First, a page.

When Deb Margolin of Montvale first wrote “Imagining Madoff,” she never imagined the brouhaha it would engender.
The award-winning playwright and performance artist certainly knows her way around politics. Her often groundbreaking work with Split Britches, the feminist political theater group she co-founded in the early 1980s, prepared her for almost anything.
It all began in 2009, when Ms. Margolin was asked to write a Bernie Madoff monologue for a downtown performance artist. She did it — and that whet her appetite for further exploration of the subject.
“I’m a dramatist, and I wondered how compelling it would be to place two men, both of them renowned for completely opposite sets of values, in the same room,” Ms. Margolin, 65, said in a telephone interview with the Jewish Standard. “It’s the stuff of drama.”
Thus was born a play that paired Madoff with Nobel Peace Prize winner Elie Wiesel.
The decision was both logical and inspired. Wiesel was a tzadik, a righteous and gentle human being, a Holocaust survivor and venerated author and memoirist who also had the misfortune to place his savings and the finances of his charitable foundation in Madoff’s hands. Wiesel lost everything.
“I felt uniquely privileged to be able to explore this because these were two Jewish men,” Ms. Margolin said. “Madoff didn’t need the money. He had money. It was about something else, some emptiness.
“There was something about it I found intriguing I wanted to explore. Because he was Jewish, I thought there is something that connects us. I felt I had the right sinews to explore this.”
But after she completed her work, Ms. Margolin hit a roadblock. Mr. Wiesel refused to let the play go forward with him as a character.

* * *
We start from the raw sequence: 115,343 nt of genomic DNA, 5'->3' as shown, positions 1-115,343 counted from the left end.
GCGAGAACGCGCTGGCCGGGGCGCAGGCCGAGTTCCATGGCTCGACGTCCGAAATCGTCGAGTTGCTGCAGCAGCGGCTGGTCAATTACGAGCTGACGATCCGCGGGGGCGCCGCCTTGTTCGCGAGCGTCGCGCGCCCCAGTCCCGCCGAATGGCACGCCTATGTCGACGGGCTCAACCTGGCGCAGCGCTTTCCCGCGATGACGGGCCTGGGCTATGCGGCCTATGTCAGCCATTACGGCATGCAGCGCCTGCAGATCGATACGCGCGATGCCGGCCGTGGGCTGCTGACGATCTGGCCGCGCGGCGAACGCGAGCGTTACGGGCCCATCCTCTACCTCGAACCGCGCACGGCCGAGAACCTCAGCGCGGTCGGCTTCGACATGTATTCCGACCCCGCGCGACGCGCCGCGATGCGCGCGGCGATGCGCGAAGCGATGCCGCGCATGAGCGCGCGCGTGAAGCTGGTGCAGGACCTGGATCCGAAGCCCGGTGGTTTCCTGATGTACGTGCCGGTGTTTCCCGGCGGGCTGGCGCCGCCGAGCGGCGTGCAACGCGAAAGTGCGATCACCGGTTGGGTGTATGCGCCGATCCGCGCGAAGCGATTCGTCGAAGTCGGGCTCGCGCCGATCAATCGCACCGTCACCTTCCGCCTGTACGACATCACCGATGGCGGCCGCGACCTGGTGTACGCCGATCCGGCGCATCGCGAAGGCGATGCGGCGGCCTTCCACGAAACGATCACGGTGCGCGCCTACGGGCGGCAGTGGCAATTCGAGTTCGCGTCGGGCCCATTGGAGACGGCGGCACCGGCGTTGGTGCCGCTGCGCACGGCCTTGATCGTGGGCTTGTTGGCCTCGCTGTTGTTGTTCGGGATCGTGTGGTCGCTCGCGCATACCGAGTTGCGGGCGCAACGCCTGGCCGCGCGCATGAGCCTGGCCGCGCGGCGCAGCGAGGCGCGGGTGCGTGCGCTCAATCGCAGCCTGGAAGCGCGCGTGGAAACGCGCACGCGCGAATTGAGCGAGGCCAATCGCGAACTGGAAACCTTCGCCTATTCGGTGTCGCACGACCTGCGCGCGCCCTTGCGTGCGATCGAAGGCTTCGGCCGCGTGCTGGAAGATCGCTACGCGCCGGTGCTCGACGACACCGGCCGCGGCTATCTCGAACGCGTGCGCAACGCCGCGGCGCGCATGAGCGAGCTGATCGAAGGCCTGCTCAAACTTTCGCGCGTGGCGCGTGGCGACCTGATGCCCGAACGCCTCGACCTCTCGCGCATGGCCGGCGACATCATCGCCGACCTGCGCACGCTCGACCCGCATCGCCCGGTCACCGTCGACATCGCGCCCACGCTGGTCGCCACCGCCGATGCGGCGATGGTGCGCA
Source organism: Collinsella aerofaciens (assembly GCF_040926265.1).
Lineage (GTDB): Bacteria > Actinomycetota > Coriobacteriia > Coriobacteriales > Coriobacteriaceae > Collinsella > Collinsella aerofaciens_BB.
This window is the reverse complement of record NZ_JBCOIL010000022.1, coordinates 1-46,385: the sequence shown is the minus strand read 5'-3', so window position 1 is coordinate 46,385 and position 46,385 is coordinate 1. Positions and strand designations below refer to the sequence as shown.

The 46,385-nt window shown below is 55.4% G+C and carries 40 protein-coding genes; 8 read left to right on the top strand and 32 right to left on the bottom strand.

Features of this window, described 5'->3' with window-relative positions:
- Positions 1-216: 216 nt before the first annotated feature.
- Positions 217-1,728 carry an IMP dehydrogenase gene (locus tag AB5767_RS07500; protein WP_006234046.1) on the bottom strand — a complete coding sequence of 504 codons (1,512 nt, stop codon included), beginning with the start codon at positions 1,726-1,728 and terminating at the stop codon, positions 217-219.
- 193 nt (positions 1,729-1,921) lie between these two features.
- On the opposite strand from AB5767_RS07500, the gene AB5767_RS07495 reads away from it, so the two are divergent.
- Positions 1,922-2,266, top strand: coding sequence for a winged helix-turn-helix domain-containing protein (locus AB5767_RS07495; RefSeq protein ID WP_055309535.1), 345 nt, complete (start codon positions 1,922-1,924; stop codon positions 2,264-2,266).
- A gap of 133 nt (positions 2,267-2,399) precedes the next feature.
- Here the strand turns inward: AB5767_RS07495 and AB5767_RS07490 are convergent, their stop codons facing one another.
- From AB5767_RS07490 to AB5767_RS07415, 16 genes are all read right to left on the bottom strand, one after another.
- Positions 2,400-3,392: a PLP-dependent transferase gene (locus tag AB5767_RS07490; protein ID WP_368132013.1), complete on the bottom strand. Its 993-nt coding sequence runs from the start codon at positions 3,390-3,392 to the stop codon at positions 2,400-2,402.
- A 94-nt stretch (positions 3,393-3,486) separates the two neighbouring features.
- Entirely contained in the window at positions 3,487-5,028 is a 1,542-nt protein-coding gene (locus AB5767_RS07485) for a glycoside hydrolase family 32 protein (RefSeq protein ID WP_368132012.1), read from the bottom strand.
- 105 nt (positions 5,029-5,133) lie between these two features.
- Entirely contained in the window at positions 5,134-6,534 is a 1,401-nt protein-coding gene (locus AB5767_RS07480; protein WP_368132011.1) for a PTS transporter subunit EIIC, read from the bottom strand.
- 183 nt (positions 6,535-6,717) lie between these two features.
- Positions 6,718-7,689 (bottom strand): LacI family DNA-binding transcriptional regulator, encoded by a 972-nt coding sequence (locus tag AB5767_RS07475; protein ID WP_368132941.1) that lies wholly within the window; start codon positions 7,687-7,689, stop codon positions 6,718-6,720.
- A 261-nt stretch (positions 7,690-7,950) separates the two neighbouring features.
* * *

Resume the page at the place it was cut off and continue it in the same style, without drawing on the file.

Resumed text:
“That’s the painful thing,” she said. “I sent him the play at the request of the producer, with a very respectful letter, explaining who I was, a Jewish playwright. He sent back word that he thought it obscene and defamatory. As you can see, he went from step one to step three.
“I would never have sent a man of his stature a document that was obscene and inflammatory,” Ms. Margolin said.
Mr. Wiesel made no offer to mediate or request for changes. He just said no.
Ms. Margolin was not happy with the decision. “I think if we fail to investigate people like Madoff, we do so at our peril,” she said. “I felt that the original character of [Wiesel] was treated with the utmost respect.”
Ms. Margolin never discovered what Wiesel’s objections were. She posits that “it made him very uncomfortable to be juxtaposed with Madoff.”
Whatever the reason, Ms. Margolin set to making changes. To replace Wiesel, she created the character of Solomon Galkin, an 80-year-old Holocaust survivor, a poet and his synagogue’s treasurer, who ignored the warning signs and invested the shul’s nest egg with the financier.
Harry Markopolus, a security executive industry executive, made many well-publicized reports to the SEC suggesting that Madoff’s fund was a Ponzi scheme. “But no one was listening to him,” Ms. Margolin said. “No one believed him.” Least of all Jewish investors, who refused to consider that a Jew would rip off other Jews, including Holocaust survivors such as Wiesel.
In the play, Solomon begs Madoff to invest his personal savings along with the synagogue’s. “Madoff worked the Jewish community tirelessly,” Ms. Margolin said. “I’m not saying Jews were the only people he ripped off, but he worked that angle, and that’s the reason Solomon wants to invest his money with another Jew.”
Ms. Margolin did not research Madoff — hence the play’s title — but she did study Jewish ritual. As in many of her more than 30 productions, her Jewishness is infused throughout the play. That’s what she researched.
She spent time “pouring through talmudic text books of important rabbis looking for appropriate quotes,” she said. “I read and I read.”
Ms. Margolin grew up in Westchester County, the middle of three daughters born to two first-generation Americans. “All four of my grandparents came from Russia,” she said.
Hers was “not an observant, but a passionately cultural Jewish household. I went to a Yiddish day school. I went to Hebrew school. I was a bat mitzvah, because I wanted to be.” Her older sister was not, she added. “My parents spoke Yiddish in the house when there was something they didn’t want us to know.
“Of course my Jewish identity influences a lot of my work, but I’m just in love with and curious about humanity, and where it resides in all different kinds of people.”
Even in Bernie Madoff.
“Imagining Madoff” has received critical praise around the country and now is at the 59E59 Theater (unsurprisingly, at 59 E. 59th St.) in Manhattan through March 23.